Cushendall village with hurling mural
Cushendall is located in Northern Ireland
Location within Northern Ireland
Population1,280 (2011 Census)
CountryNorthern Ireland
Sovereign stateUnited Kingdom
Postcode districtBT44
Dialling code044
UK Parliament
NI Assembly
List of places
Northern Ireland
55°04′58″N 6°03′32″W / 55.082887°N 6.05896°W / 55.082887; -6.05896

Cushendall (from Irish Cois Abhann Dalla, meaning 'foot of the River Dall'),[1][3] formerly known as Newtownglens,[3] is a coastal village and townland (of 153 acres) in County Antrim, Northern Ireland. It is located in the historic barony of Glenarm Lower and the civil parish of Layd,[4] and is part of Causeway Coast and Glens district.

Located on the A2 coast road between Glenariff and Cushendun, Cushendall is in the Antrim Coast and Glens an Area of Outstanding Natural Beauty. It lies in the shadow of the table topped Lurigethan Mountain and at the meeting point of three of the Glens of Antrim: Glenaan, Glenballyemon and Glencorp. This part of the Northern Irish coastline is separated from Scotland by the North Channel, with the Mull of Kintyre about 16 miles away. In the 2011 Census, Cushendall had a population of 1,280 people.[5]

Much of the historic character of the 19th century settlement on the north bank of the River Dall remains, including the mostly-intact Irish Georgian buildings of the town's four original streets. In 1973, it was the second village in Northern Ireland to be designated as a Conservation Area. Since 1990, Cushendall has hosted the Heart Of The Glens festival every August. Thomas D'Arcy McGee, a father of Canadian Confederation, spent his childhood in Cushendall when his father, who worked for the Coast Guard Service, was posted there.[6]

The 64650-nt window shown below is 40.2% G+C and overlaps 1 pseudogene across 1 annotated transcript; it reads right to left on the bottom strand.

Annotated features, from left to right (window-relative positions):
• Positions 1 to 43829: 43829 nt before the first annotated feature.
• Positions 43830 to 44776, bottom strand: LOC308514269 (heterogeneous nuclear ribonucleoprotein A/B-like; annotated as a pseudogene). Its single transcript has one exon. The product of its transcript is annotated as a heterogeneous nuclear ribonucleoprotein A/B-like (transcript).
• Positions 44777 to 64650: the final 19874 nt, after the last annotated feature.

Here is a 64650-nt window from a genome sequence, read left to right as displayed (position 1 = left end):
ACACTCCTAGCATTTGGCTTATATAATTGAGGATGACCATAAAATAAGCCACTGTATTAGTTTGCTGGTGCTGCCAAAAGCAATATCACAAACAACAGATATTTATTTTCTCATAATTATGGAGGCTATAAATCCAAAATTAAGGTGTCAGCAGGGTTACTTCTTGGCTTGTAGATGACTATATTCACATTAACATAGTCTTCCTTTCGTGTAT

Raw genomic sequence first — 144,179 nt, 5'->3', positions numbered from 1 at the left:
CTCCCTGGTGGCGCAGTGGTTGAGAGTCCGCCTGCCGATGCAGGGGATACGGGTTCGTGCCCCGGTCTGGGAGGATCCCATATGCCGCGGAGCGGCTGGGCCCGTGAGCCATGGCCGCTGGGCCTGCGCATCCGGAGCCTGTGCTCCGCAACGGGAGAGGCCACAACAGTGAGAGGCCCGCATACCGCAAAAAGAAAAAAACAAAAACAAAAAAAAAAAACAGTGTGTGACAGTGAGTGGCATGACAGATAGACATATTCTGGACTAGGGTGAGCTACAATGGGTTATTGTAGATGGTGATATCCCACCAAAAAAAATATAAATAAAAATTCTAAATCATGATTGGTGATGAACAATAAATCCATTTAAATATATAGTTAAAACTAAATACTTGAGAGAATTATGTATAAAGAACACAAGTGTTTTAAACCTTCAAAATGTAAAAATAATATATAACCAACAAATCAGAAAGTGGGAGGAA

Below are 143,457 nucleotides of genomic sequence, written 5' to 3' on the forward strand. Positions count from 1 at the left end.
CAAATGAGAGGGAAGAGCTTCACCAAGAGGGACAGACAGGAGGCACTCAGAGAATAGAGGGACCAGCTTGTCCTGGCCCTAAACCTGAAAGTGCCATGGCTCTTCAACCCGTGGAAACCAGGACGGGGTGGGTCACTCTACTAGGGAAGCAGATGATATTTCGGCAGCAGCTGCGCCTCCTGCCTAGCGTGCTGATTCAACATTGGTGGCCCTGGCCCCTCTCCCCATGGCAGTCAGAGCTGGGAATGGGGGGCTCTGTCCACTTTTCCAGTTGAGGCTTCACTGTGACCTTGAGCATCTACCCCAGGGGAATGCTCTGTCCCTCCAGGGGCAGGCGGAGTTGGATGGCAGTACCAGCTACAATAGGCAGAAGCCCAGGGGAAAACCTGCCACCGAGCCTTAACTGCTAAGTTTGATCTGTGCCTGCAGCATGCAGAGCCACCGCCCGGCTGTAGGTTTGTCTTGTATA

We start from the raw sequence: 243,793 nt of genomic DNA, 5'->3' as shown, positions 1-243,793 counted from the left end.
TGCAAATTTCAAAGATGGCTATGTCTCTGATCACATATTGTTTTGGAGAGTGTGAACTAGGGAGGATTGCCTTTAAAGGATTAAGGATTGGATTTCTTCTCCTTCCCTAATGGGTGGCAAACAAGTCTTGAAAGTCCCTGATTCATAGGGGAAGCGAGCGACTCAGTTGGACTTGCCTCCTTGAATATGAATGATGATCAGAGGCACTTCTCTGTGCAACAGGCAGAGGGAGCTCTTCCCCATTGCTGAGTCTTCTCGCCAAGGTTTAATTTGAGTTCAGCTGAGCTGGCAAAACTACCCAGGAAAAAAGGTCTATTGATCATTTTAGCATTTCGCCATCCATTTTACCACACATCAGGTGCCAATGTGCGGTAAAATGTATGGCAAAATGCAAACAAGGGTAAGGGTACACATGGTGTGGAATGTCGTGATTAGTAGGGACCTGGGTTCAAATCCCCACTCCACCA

Places of interest

The Curfew Tower.

Curfew Tower

The Curfew Tower in the centre of the village was built in 1817 to confine riotous prisoners by Francis Turnley — landlord of the town at the time. Dan McBride, an army pensioner, was given the job of permanent garrison and was armed with one musket, a bayonet, a brace of pistols and a thirteen-foot-long pike. The tower is now owned by Scottish musician and artist Bill Drummond.

Oisin's Grave